Bangkok Hypnosis

Building Frustration Tolerance

Posted by Sun on August 20, 2011

Building FRUSTRATION TOLERANCE ranks high among the challenges people face to get over their addictive behaviors. Everyone faces frustration when his or her goals or desires are blocked. In fact, this is a good thing because without a sense of discouragement, one would never take action to change things they did not like. However, for those of us who exhibit addictive behaviors … we seem to take frustration to a new level. We have LOW FRUSTRATION TOLERANCE (LFT).

 

LFT means whining about frustration. It says that this frustration MUST not be. Not only does it say that it is frustration is unpleasant but adds that it is “too hard, it shouldn’t be, and I deserve things to be easier and better”. Addicts WON’T tolerate frustration. Examples of low LFT include overreaction to inconveniences, exhibiting “a short fuse,” and quickly indulging impulses to avoid discomfort.

Achieving a long-term goal entails facing some immediate discomfort. Growing up involves learning to accept temporary discomfort. You act to BUILD frustration tolerance when you refuse to cave into pressing urges to use. But how, after years of automatically giving in to the immediate sensations, do we learn a new behavior, ie. building frustration tolerance? Like learning any other skill, such as riding a bike or skiing: through Planning, Practice, and Persistence.

PLANNING: I floundered for years irrationally praying that one day things would just “get better”. If you keep doing what you are doing, you will keep getting what you have been getting. A two prong attack against LFT can be more effective than just hoping that things will take care of themselves. We can use Diverting and Disputation.

Diverting: This is a behavioral technique that involves intentionally substituting a productive activity for a destructive or self-defeating action. When an urge to drink arises, divert out of this mental suggestion and engage in another behavior to take your mind off of the urge. Watch a movie, read information about sobriety, take a walk, take a warm bath, anything!

Planning ahead of time is the key. Have a written list handy to look at, pick an activity, and just do it!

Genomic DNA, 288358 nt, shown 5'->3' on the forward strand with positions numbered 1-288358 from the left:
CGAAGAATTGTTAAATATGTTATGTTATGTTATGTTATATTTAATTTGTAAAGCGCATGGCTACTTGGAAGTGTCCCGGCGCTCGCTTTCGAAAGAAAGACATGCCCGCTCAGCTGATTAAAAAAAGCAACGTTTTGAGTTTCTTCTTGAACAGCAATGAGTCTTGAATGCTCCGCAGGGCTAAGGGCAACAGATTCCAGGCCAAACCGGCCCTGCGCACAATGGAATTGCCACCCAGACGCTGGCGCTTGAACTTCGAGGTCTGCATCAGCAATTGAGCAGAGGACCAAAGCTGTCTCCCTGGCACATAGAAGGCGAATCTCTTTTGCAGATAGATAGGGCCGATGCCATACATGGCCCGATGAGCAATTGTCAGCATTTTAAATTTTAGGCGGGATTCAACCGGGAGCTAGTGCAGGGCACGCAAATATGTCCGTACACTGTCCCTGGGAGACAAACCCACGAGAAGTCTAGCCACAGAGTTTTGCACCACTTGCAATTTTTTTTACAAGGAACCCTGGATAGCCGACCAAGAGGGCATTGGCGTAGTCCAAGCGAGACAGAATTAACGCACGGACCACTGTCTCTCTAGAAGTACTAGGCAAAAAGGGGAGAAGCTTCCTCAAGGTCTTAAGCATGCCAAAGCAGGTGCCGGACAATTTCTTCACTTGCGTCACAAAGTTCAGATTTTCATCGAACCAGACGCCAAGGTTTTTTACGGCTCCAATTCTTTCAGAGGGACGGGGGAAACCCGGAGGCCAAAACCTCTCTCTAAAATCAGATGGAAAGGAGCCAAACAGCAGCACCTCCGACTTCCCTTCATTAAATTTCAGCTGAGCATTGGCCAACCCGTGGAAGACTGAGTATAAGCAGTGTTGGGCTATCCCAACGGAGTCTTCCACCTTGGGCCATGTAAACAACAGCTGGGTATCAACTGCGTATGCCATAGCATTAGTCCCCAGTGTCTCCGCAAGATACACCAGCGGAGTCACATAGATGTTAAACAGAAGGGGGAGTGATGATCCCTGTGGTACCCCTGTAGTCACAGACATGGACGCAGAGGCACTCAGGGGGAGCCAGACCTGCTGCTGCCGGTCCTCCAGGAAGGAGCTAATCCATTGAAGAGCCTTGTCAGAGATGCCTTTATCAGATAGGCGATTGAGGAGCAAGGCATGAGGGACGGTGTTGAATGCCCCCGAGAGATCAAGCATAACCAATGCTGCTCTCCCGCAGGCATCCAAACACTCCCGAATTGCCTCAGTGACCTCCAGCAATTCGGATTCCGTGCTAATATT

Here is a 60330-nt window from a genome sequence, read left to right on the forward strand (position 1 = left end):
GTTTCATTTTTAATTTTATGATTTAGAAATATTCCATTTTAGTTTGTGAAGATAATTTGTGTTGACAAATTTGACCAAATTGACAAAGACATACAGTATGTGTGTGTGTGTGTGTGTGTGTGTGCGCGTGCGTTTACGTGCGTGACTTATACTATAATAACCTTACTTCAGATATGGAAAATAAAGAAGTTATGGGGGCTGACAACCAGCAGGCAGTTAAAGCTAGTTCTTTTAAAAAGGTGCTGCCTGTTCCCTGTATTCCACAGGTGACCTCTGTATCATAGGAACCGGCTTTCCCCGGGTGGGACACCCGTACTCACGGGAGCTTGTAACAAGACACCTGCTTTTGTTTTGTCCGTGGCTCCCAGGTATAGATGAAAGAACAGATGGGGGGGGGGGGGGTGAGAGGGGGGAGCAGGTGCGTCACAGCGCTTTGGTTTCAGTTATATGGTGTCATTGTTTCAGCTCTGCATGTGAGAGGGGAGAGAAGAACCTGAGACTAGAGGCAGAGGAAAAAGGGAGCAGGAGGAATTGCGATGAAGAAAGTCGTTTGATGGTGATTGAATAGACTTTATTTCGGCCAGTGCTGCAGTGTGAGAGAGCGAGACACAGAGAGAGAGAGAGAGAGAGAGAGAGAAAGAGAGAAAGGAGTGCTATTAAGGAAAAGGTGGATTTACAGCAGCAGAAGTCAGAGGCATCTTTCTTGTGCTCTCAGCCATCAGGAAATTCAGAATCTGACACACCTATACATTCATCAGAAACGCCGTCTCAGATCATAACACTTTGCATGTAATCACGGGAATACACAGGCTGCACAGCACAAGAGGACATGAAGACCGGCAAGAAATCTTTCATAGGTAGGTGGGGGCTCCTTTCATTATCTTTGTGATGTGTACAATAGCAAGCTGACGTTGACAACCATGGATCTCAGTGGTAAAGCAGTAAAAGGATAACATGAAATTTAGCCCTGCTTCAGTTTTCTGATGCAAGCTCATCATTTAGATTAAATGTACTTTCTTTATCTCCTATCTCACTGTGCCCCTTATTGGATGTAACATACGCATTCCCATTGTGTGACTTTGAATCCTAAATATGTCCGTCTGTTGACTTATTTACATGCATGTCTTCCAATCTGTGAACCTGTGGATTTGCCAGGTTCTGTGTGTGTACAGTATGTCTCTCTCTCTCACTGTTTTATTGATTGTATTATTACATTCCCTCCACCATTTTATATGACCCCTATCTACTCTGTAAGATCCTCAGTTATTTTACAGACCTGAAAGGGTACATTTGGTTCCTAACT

Idea!

Put a pitcher of ice-water in the fridge. When you have a craving for a drink, slowly sip an 8 oz. glass of the water. Wait 5 minutes. Keep repeating this plan until you feel saturated with water or until the urge subsides.

Disputing: The problem with diverting is that it is only temporary. You can only divert for so long. It is a technique to buy you time for the real behavior changer: disputing the underlying beliefs that you hold about drinking. The cognitive technique of changing your beliefs to more effective beliefs will effectively bring about the changes you really want.

Some irrational drinking beliefs to dispute:

I’ll do it tomorrow (and tomorrow and tomorrow) when it will be easier.

I don’t feel like doing it, and I can only do and should only do what I feel like doing.

I’ll know when the time is right, and believe me, it isn’t now.

Because I’ve always had everything hard, I deserve this to be easy.

I’ve been addicted too long to be able to change.

I’m young. I’ll grow out of it.

 

PRACTICE:

Make a list of instances when you did withstand frustration, did meet challenges, and did show courage. This is proof that you CAN do it.

Work out in detail just how you will stand the discomfort of giving up alcohol and follow through with the effort it takes to stay sober.

Rehearse your plan mentally.

Remind yourself that drinking urges may pop up from time to time, even after years of abstinence. However, you add to your frustration tolerance abilities when you accept the urge and do something other than drink or use.

It is like putting money in a bank account each and every time you successfully face down an urge. The stronger your account gets, the more leverage you have for future encounters. Intentionally take it as a challenge to put as many deposits in your “sobriety account” as possible. It is like a weight lifter who daily lifts his barbells. His muscles keep getting stronger and stronger.

PERSISTENCE: Keep on doing what you have already decided is rational. Don’t allow a random irrational thought seduce you into getting off track. Dispute it immediately!

Don’t fall prey to the “reward fallacy”. “I have been a good boy now for 3 weeks, so I deserve one night out.” Be persistent and know that when you face this one down, one day soon it won’t even be a consideration because it is irrational.

We can learn to increase our frustration tolerance by dealing with Low Frustration Tolerance: implementing planning, practicing, and being persistent. We can use a two-pronged attack of diverting and disputing.

It may seem hard at times, but it is not TOO hard.

Source: http://cbtrecovery.org

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